Conclusion


This is one of many methods for drawing in greyscale. It is also possible to render the entire scene to a texture in colour, and present the scene after applying a similar calculation to this offscreen render target. This ensures that the entire scene is simultaneously converted to black and white post-render, rather than individual objects in realtime. There are also other formulae and calculation methods for doing the conversion, but this is possibly the simplest method, and it produces very respectable results.

Top image is a raw capture from SimCity set to Film Noir graphics filter



About the Author(s)


I'm a physics student in the UK with an interest in programming as a hobby.

License


GDOL (Gamedev.net Open License)




Comments

Great article! 

 

I'm wondering if the color to grayscale conversion could be improved by calculating the luminance of each pixel instead of using a simple average. The human eye perceives red, green and blue differently, so each color component should be weighted when calculating a luminance value because each component contributed to its perceived brightness by a different amount. I think this would improve the contrast of the grayscale renderings.

 

A quick google search yielded the wikipedia article with the formula used by HDTVs:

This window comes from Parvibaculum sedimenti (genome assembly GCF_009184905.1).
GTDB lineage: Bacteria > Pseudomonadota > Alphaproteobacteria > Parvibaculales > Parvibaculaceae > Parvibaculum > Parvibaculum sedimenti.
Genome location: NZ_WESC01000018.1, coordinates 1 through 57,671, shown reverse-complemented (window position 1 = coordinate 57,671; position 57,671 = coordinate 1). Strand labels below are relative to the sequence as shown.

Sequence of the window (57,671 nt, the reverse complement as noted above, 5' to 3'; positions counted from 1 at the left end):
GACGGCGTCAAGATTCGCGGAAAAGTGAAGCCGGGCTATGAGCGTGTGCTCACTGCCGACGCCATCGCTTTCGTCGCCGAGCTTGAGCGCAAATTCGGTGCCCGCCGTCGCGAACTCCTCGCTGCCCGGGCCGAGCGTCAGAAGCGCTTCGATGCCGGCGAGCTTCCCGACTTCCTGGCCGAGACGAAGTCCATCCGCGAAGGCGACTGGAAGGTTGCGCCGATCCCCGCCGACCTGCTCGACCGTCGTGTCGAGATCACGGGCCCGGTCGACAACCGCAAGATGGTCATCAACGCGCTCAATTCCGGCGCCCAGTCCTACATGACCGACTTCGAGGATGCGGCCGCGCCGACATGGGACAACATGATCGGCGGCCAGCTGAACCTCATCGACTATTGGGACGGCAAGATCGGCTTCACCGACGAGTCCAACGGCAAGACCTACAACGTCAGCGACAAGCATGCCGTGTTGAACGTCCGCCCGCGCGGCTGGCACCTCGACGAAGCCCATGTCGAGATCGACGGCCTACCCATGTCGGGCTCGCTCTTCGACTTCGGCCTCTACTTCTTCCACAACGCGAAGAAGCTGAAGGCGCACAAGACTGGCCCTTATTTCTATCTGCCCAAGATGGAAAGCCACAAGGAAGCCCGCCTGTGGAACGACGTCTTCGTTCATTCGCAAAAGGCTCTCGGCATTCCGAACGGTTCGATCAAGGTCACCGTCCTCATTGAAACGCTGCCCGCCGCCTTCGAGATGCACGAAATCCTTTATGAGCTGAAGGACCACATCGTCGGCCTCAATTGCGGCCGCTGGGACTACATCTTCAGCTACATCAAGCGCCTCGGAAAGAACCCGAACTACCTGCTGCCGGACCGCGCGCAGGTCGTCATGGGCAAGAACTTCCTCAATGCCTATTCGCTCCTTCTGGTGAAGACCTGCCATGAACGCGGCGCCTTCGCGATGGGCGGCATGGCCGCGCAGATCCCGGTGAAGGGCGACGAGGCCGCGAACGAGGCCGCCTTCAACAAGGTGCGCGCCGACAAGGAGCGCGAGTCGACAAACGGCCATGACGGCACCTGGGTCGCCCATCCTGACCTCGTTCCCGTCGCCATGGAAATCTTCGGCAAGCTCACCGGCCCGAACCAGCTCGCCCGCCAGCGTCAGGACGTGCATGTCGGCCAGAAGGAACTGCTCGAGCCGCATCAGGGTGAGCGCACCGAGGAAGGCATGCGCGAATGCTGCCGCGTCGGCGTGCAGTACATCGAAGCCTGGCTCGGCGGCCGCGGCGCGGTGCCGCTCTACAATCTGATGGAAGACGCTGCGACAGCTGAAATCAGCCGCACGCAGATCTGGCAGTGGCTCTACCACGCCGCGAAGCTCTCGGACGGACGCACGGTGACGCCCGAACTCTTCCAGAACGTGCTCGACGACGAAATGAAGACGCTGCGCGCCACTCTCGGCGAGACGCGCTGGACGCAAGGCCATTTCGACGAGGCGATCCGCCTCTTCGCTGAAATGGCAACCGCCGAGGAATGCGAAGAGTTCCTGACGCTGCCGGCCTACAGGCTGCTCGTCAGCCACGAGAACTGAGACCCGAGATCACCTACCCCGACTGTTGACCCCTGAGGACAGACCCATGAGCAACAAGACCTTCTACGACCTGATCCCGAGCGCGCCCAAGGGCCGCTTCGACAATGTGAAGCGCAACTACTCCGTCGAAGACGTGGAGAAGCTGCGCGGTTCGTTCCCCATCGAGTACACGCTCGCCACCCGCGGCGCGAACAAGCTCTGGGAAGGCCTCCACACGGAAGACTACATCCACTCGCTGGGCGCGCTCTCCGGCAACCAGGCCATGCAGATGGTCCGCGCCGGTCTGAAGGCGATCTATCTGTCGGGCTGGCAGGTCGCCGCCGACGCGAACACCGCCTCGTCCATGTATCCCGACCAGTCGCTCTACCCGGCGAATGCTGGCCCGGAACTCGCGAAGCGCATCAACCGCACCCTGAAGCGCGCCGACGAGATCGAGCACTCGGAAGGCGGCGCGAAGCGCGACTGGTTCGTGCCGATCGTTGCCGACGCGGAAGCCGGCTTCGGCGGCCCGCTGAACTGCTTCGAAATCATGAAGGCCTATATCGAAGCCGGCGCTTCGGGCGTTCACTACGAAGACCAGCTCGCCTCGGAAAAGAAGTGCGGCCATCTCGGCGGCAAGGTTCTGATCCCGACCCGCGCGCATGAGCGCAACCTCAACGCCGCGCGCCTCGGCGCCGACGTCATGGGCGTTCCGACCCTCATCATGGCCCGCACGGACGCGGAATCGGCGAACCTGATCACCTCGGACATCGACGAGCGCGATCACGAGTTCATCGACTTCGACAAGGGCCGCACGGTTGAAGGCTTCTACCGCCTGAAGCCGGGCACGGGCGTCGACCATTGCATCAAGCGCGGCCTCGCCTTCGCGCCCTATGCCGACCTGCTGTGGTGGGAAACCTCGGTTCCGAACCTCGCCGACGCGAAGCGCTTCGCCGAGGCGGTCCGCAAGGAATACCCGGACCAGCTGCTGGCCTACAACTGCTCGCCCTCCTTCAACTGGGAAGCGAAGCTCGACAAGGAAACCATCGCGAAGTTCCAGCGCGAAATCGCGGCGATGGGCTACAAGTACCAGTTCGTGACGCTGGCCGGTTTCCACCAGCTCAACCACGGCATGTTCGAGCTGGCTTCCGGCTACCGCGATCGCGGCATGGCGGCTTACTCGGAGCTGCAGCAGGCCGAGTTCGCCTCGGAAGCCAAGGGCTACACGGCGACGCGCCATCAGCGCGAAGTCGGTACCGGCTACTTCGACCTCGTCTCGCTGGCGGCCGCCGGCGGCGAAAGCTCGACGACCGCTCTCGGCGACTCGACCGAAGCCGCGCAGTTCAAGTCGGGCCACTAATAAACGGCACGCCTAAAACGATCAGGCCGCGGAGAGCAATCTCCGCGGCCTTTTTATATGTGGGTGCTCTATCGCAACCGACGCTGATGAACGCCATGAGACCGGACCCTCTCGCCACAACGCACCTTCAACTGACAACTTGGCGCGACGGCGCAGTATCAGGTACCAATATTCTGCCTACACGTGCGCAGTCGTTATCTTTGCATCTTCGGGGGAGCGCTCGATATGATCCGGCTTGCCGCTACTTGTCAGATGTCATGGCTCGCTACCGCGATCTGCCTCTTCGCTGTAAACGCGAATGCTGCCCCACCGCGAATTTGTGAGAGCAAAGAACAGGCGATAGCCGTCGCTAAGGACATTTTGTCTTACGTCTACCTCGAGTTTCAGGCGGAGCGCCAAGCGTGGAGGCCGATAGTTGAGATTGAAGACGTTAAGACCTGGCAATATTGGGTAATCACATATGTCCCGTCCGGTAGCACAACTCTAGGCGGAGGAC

Luminance = 0.2126*R + 0.7152*G + 0.0722*B

 

Which makes sense because blue would contribute the least to the perceived brighness of a pixel, while green would contribute the most as the human eye is best at seeing the color green.

You may actually want to use general coefficients for the three channels to obtain several effect. Black and white photography have indeed always used colored filters and old black and white movies appearance also depends on the particular film base used (which has quite different optical characteristics than the human eye).

 

The easier way to implement this generalization is to consider a constant vector of coefficents (whose elements sum to one) and do a dot product to obtain the final luminance. In the article case this vector would be {1.0/3.0, 1.0/3.0, 1.0/3.0}, while in the HDTV case you may want to use {0.2126, 0.7152, 0.0722}. Hope this help.

+1 to both SMR and Apartriarca. You want to discuss these issues in your article, just taking the mean average is an incomplete story, and indeed not what you want most of the time. You need to employ the dot product method because its more flexible than the sum+divide method, probably faster too.

+1 to Ravyne and also add something like:

 

luminance = luminance * amplitude + offset

 

to mimic exposure where the default values should be amplitude = 1 and offset = 0.